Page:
Debbie M., New Hampshire: “Kindness and not damaging relationship. It’s cruel.”
Joy W., Illinois: “Because I have dogs and I know how sensitive they are, and how trainable if you put in the effort instead of shocking them.”
Tracy L., Pennsylvania: “Teach your pets good behavior the same way you teach your children good behavior. End Abuse to innocent animals. My Best friends all have fur.”
“This is a complex problem, but together we would like to see: Other retailers and manufacturers join us in either not selling or applying responsible guidelines and restrictions to the retail sale of specific shock collars to general consumers — except in a professional capacity or in partnership with and/or under the guidance of a certified dog trainer”
Petco appears to be saying to other retailers and manufacturers, “We are taking the moral high ground on this issue, so you should, too. Change your business model to align with ours." As stated previously, responsible guidelines are already available for those who are truly interested in educating themselves.
“…except in a professional capacity or in partnership with and/or under the guidance of a certified dog trainer” - I am not really clear on what “except in a professional capacity” means. Maybe they should only be sold to professional dog trainers? If so, who defines the requirements for a professional dog trainer? And “certified dog trainer” opens up an entirely new problem – certified by whom? There are many certifications available, with some gained through a test only and others through actually training dogs and submitting documentation (and in some cases, videos). For more information, check out this blog on certifications: What is a certified dog trainer, and do I need one?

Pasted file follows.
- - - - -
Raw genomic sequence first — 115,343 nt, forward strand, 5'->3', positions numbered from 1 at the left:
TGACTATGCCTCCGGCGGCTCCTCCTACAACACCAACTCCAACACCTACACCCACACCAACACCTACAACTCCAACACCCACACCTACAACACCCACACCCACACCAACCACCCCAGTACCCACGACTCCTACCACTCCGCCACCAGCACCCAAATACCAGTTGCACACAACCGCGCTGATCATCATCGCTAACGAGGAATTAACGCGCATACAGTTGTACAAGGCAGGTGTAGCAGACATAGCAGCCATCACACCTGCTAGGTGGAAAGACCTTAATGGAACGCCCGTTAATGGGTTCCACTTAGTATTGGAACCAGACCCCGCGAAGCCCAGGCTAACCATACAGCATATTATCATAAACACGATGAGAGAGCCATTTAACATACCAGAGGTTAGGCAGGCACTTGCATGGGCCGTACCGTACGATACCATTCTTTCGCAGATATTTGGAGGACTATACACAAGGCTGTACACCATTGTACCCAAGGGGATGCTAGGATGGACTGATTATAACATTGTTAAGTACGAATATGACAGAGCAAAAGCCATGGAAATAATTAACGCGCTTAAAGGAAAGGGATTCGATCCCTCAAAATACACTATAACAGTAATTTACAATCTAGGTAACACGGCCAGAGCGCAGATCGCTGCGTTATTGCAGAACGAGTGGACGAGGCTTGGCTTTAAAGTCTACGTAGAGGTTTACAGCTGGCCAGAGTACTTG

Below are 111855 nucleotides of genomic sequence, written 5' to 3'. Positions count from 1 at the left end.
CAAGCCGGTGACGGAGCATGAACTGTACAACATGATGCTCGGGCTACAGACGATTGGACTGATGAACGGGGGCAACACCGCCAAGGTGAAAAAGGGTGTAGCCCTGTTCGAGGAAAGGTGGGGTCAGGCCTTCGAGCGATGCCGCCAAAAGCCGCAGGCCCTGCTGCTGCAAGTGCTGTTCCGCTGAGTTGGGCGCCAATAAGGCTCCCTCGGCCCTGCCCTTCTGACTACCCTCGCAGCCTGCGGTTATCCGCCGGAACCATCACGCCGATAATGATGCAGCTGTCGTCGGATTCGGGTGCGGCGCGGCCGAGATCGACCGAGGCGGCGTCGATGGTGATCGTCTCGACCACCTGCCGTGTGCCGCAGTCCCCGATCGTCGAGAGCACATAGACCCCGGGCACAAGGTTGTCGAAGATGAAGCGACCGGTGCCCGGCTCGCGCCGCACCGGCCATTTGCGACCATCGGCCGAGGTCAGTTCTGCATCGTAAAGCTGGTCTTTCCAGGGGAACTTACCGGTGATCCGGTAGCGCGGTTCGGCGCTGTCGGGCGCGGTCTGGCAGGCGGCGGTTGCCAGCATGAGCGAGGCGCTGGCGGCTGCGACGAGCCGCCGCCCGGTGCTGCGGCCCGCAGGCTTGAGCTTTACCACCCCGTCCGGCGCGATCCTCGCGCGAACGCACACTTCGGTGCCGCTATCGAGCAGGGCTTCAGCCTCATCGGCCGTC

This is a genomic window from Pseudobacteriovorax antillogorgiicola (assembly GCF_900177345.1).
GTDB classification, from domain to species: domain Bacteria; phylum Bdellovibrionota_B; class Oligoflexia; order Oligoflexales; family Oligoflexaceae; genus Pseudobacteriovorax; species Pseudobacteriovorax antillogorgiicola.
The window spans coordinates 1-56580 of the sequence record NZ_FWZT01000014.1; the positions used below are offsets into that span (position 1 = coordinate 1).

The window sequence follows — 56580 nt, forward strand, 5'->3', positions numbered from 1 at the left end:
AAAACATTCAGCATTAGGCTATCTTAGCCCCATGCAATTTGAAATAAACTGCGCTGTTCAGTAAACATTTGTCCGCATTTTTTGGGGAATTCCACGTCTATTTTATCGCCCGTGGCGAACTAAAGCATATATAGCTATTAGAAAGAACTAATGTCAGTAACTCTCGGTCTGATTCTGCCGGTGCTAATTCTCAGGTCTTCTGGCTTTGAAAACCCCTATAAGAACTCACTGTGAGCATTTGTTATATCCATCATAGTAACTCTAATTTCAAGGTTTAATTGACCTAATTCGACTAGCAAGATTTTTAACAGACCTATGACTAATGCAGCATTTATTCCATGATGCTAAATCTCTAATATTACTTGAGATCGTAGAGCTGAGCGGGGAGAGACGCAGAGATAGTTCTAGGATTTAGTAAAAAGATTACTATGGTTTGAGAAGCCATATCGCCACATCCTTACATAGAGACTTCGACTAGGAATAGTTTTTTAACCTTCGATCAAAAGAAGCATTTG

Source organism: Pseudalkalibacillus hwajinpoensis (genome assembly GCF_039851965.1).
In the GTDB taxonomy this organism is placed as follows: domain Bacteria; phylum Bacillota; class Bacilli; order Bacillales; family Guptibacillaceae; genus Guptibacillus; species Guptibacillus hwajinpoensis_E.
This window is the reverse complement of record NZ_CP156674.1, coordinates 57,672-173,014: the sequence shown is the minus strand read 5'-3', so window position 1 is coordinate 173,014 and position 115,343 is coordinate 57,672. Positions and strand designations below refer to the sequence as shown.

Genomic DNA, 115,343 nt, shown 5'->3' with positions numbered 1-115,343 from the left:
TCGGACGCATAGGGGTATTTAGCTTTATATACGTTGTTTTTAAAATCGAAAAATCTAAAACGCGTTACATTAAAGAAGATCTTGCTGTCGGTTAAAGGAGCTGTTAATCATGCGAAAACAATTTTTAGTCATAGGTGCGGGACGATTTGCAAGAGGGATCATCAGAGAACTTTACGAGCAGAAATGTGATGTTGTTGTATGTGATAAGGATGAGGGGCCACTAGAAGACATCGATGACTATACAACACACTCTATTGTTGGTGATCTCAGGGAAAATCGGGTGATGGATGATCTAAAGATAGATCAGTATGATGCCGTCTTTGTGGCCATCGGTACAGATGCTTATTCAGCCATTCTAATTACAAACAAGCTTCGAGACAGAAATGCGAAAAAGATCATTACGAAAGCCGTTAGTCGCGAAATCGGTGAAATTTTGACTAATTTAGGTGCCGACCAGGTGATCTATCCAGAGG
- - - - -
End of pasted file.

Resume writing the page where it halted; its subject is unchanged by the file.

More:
“More access to, awareness of and education around positive reinforcement training”
“More pet parents choosing positive reinforcement training instead of aversive or punishment-based training”
Again, the results of these statements would be self-serving for Petco. And as covered previously, positive reinforcement cannot, by definition, stop an unwanted behavior. “Punishment based training” is non-existent in my world of dog training, which includes colleagues from across the world. But it all sounds good from a Petco marketing perspective and is intended to stir the emotions of an uninformed consumer.
“At Petco, we're taking the first step to #StoptheShock but we can improve the lives of even more pets if we work together. Sign our petition today and join our movement for responsible guidelines on the sale of shock collars nationwide.”
Is Petco really leading the charge to “improve the lives of even more pets if we work together?”Are they being honest when they are calling on manufacturers and other retailers to join the cause? Have they contacted retailers like Petsmart, Gun Dog Supply, Leerburg, Amazon, and Bass Pro Shops, or manufacturers like Garmin, E-Collar Technologies, SportDog, or Dogtra? If they were serious about “working together,” they would (or should) state that other companies have been contacted. But it seems that they are using the consumer (via petition) to affect the change they desire. Remember the part about “legislative change?” The changes they desire would be by force, not by cooperation.
My view of Petco as a pet supply store and training organization was neutral up to October 6, 2020. In fact, I have had a Petco P.A.L.S. card for many years. As a professional dog trainer, however, the deception of Petco’s “StoptheShock” cannot be overlooked. Had they simply stopped selling electronic training collars because it did not align with their philosophy, my P.A.L.S. card would stay in my wallet. But they made this a national protest instead of a Petco policy change, so other voices need to be heard. You have heard mine, so I will end here.
Do you have comments or questions? Let us know on Facebook: Stop the Shock: Petco’s Deceptive Marketing Campaign (Part 2)
Did you miss Part 1? Read it here: Stop the Shock: Petco’s Deceptive Marketing Campaign (Part 1)